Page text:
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‘Between Two Moons’: A Love Letter to Arab and Muslim Communities, by Aisha Abdel Gawad


“My hope is that Arabs and Muslims will really feel seen.”

“As a younger Muslim lady, I used to be continually being watched by the federal government. I felt as if I used to be seen as a possible enemy, stated Aisha Abdel Gawad. “As I wrote the ebook, I used to be additionally processing what it’s wish to develop up feeling that means,” (Courtesy of Aisha Abdel Gawad)

Aisha Abdel Gawad calls her first novel, Between Two Moons, “a love letter to Arab and Muslim communities.” The story facilities across the Brooklyn-based Emam household: American-born twins Amira and Lina, their older brother Sami, and their dad and mom, Mariam and Kareem. 

It’s directly a extremely particular story and a common one, touching themes that embody the gendered nature of coming-of-age and the influence of immigration on each U.S.-born youngsters and their newcomer dad and mom. The ebook additionally supplies an incisive glimpse into what it means to dwell with political repression and the near-daily indignities of racial, spiritual and ethnic bias.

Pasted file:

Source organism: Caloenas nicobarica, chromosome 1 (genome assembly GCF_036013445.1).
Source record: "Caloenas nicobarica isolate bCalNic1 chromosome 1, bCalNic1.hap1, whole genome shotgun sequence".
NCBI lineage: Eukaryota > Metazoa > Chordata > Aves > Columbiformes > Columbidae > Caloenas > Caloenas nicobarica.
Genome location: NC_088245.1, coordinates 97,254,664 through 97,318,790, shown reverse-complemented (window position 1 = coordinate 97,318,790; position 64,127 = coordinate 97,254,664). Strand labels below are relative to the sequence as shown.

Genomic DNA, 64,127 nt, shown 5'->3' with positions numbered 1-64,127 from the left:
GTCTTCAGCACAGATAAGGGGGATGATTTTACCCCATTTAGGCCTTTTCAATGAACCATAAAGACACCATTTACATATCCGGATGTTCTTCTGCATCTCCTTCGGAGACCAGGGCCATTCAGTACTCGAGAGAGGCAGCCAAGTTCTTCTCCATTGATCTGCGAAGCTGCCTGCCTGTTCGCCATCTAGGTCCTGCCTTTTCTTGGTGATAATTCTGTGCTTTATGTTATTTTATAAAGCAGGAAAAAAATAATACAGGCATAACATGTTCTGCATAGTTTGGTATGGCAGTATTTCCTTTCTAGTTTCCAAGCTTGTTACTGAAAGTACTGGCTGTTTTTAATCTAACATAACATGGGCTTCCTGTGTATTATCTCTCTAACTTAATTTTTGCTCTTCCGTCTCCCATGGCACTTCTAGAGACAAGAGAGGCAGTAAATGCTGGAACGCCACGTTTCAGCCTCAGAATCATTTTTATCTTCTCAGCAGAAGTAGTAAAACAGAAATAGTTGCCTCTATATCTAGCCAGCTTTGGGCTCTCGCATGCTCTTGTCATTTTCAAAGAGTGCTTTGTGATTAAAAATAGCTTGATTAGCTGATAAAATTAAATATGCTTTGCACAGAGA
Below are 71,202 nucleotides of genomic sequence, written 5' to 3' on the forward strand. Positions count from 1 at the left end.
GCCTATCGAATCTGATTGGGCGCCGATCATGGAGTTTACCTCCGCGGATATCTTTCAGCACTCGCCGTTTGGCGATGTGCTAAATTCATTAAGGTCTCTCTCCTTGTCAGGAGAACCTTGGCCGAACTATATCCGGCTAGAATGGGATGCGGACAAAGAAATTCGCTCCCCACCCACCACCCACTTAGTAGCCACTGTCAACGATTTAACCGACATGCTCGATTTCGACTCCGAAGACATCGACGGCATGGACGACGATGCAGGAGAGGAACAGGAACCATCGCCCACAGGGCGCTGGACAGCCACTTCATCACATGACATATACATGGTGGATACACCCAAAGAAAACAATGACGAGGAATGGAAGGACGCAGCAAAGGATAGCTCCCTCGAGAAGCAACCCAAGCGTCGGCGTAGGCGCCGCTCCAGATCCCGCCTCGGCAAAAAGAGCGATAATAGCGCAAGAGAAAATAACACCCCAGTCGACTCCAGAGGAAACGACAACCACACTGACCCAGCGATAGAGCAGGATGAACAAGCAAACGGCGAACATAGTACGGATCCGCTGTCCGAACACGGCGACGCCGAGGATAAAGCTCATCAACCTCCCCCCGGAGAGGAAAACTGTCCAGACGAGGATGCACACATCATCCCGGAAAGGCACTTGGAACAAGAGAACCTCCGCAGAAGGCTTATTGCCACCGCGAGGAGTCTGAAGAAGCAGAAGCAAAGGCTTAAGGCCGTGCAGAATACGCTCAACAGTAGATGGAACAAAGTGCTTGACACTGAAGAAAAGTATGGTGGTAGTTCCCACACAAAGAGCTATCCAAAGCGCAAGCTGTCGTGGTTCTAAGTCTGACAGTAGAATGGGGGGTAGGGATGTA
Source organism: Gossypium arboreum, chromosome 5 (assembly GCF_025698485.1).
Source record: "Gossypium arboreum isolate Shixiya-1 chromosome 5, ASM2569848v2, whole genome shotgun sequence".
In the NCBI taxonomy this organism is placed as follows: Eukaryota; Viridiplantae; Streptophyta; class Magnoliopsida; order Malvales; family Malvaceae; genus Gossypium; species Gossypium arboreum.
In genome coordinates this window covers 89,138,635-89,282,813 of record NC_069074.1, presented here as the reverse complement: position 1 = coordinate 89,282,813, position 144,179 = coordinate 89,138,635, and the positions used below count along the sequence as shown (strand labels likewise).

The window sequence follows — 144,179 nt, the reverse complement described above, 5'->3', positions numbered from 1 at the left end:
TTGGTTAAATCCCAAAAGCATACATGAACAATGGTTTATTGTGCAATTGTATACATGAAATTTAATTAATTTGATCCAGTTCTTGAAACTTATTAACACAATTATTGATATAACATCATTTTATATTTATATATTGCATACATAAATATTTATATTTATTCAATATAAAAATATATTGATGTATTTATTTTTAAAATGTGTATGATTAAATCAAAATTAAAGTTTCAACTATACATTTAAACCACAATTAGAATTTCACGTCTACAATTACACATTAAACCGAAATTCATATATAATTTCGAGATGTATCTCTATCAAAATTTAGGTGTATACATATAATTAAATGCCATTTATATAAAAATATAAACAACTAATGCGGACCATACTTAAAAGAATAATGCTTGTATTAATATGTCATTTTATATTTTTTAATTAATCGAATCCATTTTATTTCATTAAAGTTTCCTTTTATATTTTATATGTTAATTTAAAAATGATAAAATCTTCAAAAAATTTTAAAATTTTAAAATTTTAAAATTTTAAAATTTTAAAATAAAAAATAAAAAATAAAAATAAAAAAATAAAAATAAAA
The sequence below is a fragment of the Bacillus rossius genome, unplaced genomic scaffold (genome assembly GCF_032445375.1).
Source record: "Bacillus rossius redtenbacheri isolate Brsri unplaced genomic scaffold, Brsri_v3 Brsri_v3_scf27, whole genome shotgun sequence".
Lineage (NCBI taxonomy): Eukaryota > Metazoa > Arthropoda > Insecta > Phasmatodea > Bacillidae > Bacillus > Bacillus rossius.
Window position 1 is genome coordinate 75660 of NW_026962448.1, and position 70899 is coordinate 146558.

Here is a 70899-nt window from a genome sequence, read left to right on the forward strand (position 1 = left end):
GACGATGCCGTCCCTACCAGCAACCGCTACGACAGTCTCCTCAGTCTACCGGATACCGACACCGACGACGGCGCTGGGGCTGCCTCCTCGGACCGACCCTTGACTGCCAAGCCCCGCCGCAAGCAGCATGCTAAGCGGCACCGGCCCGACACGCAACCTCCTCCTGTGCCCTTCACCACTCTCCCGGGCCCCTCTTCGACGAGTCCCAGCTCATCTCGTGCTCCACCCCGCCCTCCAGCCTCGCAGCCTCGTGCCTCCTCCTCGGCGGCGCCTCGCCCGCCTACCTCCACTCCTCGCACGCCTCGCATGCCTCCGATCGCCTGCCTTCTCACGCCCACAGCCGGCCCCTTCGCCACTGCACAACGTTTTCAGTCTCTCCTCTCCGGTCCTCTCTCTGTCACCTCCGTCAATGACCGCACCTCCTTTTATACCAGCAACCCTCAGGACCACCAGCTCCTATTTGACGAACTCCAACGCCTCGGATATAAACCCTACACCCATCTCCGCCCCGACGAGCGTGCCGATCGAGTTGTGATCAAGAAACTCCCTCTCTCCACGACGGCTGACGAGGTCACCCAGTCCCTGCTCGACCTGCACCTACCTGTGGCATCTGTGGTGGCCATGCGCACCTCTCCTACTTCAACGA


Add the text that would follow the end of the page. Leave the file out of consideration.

It’s an emotionally wealthy and revelatory portrait, set in a put up 9/11 world that’s nonetheless feeling the aftershocks of that unprecedented assault. However regardless of this grim overlay, humor and pleasure exist within the struggles Gawad paperwork. What’s extra, love is ever current: between buddies, between relations, and between every particular person and the religion they cherish.

Gawad spoke to Ms. reporter Eleanor J. Bader a number of months earlier than the ebook’s launch.  


Eleanor J. Bader: Bay Ridge, a neighborhood in Brooklyn, N.Y., is house to one of many nation’s largest Muslim communities, with many immigrants from Egypt, Lebanon, Palestine and Yemen. Is that this the place you grew up?